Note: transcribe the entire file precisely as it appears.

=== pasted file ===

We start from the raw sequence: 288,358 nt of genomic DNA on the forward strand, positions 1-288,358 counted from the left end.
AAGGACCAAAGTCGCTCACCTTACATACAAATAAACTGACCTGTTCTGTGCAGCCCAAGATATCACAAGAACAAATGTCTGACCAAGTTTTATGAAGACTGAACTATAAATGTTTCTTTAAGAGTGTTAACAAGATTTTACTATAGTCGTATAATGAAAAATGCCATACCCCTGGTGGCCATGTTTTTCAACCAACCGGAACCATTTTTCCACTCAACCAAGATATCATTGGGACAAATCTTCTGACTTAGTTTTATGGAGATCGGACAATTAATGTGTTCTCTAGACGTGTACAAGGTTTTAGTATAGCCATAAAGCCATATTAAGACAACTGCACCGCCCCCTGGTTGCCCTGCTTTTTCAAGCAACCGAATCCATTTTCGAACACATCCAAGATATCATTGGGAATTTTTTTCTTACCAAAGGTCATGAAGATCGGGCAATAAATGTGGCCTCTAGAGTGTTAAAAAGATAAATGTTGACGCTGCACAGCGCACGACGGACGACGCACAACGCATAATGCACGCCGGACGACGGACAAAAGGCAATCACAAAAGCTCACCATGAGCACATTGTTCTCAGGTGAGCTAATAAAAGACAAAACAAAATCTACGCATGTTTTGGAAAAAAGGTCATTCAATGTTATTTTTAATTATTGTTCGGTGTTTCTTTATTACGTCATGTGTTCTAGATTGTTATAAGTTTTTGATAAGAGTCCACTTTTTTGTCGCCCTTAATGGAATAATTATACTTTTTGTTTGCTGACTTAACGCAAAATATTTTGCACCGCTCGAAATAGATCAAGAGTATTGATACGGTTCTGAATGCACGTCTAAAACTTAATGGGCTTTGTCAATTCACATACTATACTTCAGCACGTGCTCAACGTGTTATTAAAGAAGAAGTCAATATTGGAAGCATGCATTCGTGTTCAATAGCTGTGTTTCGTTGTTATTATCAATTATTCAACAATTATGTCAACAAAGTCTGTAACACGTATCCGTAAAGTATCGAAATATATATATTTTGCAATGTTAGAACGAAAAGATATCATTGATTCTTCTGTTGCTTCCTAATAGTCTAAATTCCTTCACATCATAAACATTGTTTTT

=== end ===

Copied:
We start from the raw sequence: 288,358 nt of genomic DNA on the forward strand, positions 1-288,358 counted from the left end.
AAGGACCAAAGTCGCTCACCTTACATACAAATAAACTGACCTGTTCTGTGCAGCCCAAGATATCACAAGAACAAATGTCTGACCAAGTTTTATGAAGACTGAACTATAAATGTTTCTTTAAGAGTGTTAACAAGATTTTACTATAGTCGTATAATGAAAAATGCCATACCCCTGGTGGCCATGTTTTTCAACCAACCGGAACCATTTTTCCACTCAACCAAGATATCATTGGGACAAATCTTCTGACTTAGTTTTATGGAGATCGGACAATTAATGTGTTCTCTAGACGTGTACAAGGTTTTAGTATAGCCATAAAGCCATATTAAGACAACTGCACCGCCCCCTGGTTGCCCTGCTTTTTCAAGCAACCGAATCCATTTTCGAACACATCCAAGATATCATTGGGAATTTTTTTCTTACCAAAGGTCATGAAGATCGGGCAATAAATGTGGCCTCTAGAGTGTTAAAAAGATAAATGTTGACGCTGCACAGCGCACGACGGACGACGCACAACGCATAATGCACGCCGGACGACGGACAAAAGGCAATCACAAAAGCTCACCATGAGCACATTGTTCTCAGGTGAGCTAATAAAAGACAAAACAAAATCTACGCATGTTTTGGAAAAAAGGTCATTCAATGTTATTTTTAATTATTGTTCGGTGTTTCTTTATTACGTCATGTGTTCTAGATTGTTATAAGTTTTTGATAAGAGTCCACTTTTTTGTCGCCCTTAATGGAATAATTATACTTTTTGTTTGCTGACTTAACGCAAAATATTTTGCACCGCTCGAAATAGATCAAGAGTATTGATACGGTTCTGAATGCACGTCTAAAACTTAATGGGCTTTGTCAATTCACATACTATACTTCAGCACGTGCTCAACGTGTTATTAAAGAAGAAGTCAATATTGGAAGCATGCATTCGTGTTCAATAGCTGTGTTTCGTTGTTATTATCAATTATTCAACAATTATGTCAACAAAGTCTGTAACACGTATCCGTAAAGTATCGAAATATATATATTTTGCAATGTTAGAACGAAAAGATATCATTGATTCTTCTGTTGCTTCCTAATAGTCTAAATTCCTTCACATCATAAACATTGTTTTT